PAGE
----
These days it’s assumed that any gadget not running on AA batteries is going to come with some sort of charger in the box, and I think there are going to be a lot more disappointed people than Nintendo anticipates.
Features and games
If I’m ordering the new features in terms of importance, the next on the list is the tremendously better 3D effect. The 3DS of yesterday demanded you kept your head in a ‘sweet spot’ to get the benefit of an extra dimension – now the 3D follows you around.
Thanks to the console’s new front-facing camera, the 3DS will follow your head and adjust the parallax to meet the angle of your focus. Much like when the 3DS and its stereoscopic function showed up in 2011, this new 3D feature is something you really have to see to understand. But I can tell you now, it makes a phenomenal difference; finally, I have a reason to push that 3D slider back up again.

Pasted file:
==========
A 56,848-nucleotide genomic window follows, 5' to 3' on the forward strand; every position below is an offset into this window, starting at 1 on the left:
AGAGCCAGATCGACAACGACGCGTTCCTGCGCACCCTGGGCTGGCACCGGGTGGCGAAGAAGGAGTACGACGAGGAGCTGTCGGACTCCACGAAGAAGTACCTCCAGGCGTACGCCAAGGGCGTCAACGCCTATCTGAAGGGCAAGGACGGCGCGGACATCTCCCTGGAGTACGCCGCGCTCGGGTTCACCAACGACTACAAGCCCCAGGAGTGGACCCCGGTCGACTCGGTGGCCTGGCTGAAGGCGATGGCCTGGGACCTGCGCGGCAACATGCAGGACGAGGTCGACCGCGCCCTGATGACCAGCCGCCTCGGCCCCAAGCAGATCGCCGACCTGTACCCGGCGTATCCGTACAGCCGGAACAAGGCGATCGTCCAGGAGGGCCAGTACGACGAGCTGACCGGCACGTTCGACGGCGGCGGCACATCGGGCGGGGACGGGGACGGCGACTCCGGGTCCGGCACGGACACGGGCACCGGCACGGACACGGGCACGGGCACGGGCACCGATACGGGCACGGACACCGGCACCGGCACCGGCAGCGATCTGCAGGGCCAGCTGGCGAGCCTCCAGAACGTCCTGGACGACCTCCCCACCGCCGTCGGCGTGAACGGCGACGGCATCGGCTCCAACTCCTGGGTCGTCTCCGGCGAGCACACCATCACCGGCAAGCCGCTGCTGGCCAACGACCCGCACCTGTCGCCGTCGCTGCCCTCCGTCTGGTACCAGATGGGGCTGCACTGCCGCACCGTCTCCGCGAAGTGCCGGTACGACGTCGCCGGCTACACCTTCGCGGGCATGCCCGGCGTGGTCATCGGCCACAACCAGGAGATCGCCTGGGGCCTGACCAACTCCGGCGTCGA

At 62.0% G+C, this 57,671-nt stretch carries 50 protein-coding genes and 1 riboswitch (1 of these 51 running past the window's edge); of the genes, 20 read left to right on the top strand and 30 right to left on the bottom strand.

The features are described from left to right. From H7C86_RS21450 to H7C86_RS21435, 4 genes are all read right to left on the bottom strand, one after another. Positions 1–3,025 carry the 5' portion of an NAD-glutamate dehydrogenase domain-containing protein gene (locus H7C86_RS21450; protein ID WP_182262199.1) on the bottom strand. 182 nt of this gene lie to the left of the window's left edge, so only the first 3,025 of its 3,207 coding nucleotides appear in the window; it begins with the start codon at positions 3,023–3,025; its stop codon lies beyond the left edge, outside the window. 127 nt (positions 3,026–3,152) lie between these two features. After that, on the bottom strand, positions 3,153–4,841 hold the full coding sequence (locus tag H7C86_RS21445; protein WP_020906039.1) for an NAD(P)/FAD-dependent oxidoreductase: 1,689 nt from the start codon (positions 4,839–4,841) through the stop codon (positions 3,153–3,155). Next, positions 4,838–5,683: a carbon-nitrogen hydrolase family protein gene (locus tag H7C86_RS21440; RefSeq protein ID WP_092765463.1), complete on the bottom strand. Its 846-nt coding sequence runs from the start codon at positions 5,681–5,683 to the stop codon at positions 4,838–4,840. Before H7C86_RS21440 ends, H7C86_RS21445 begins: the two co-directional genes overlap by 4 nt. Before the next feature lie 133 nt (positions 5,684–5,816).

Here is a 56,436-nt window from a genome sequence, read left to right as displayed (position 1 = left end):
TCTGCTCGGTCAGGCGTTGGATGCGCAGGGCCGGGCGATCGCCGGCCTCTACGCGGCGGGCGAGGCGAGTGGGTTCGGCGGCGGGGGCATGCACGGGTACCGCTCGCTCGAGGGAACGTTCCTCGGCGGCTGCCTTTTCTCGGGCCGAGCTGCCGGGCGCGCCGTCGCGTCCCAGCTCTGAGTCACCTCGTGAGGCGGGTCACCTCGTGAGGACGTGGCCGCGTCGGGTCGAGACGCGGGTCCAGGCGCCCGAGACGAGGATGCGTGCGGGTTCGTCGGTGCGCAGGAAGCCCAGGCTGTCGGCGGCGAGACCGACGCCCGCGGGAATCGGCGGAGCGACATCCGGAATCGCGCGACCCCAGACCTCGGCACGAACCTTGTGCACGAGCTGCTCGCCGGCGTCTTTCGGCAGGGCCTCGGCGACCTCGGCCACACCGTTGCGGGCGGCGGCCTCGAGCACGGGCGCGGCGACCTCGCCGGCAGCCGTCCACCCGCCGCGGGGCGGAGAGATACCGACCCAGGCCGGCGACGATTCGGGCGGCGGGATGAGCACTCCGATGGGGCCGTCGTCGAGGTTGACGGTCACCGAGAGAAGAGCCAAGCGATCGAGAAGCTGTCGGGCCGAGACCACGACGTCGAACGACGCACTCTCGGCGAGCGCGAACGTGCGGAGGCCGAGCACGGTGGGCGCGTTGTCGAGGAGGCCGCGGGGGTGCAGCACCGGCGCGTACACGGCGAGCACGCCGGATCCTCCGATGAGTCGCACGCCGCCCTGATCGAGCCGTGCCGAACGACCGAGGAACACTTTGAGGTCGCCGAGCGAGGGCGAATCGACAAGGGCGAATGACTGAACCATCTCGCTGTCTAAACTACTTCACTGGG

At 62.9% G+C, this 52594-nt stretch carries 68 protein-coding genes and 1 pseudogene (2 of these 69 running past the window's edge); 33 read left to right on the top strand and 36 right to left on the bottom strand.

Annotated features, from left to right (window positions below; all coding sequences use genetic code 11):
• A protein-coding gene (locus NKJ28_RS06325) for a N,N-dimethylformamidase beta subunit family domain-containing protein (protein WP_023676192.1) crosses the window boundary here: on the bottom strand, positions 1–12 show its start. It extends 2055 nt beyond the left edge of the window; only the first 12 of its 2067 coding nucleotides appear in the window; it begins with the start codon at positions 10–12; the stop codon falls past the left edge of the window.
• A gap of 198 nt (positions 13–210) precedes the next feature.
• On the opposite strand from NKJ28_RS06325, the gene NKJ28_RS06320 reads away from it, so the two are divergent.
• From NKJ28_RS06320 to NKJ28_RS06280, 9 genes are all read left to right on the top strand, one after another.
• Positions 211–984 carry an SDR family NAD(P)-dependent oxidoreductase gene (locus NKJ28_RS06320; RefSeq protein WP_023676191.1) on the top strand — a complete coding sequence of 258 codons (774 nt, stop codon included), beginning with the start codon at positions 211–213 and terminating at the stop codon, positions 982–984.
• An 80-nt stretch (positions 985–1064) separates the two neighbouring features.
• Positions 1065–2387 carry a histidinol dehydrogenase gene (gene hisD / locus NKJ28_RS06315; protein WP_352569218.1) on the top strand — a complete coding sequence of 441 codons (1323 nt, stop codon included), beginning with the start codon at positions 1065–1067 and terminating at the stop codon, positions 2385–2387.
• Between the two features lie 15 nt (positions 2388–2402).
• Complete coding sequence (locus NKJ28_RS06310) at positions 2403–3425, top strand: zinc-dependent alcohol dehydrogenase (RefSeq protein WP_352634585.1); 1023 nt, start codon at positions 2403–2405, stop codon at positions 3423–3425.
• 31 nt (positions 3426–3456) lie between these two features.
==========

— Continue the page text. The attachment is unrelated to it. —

That said, there’s still much debate over whether the 3D effect of Nintendo’s handheld is more than a gimmick, and Nintendo hasn’t done much of late to prove otherwise. Pokemon X and Y, two of the biggest games to hit the 3DS, ignored the feature for the most part. The 2DS speaks for itself.
Nintendo’s new head-tracking 3D doesn’t make it better in clarity and pop, but it does make it more consistent and comfortable to use, which is still a big improvement in my eyes.
What might be less noticeable when you pick up the 3DS is the added speed. Nintendo has swapped out the CPU for a faster model. Apps now open and close with added brevity, and a number of upcoming games will only be compatible with this newer model.
Here’s the rub of the New Nintendo 3DS. The Circle Pad Pro provides a (rather cumbersome) fix to anyone who wants to stick to their current model, but when it comes to new games that are New 3DS-compatible only, there’s only one solution for those who don’t upgrade: suck it up.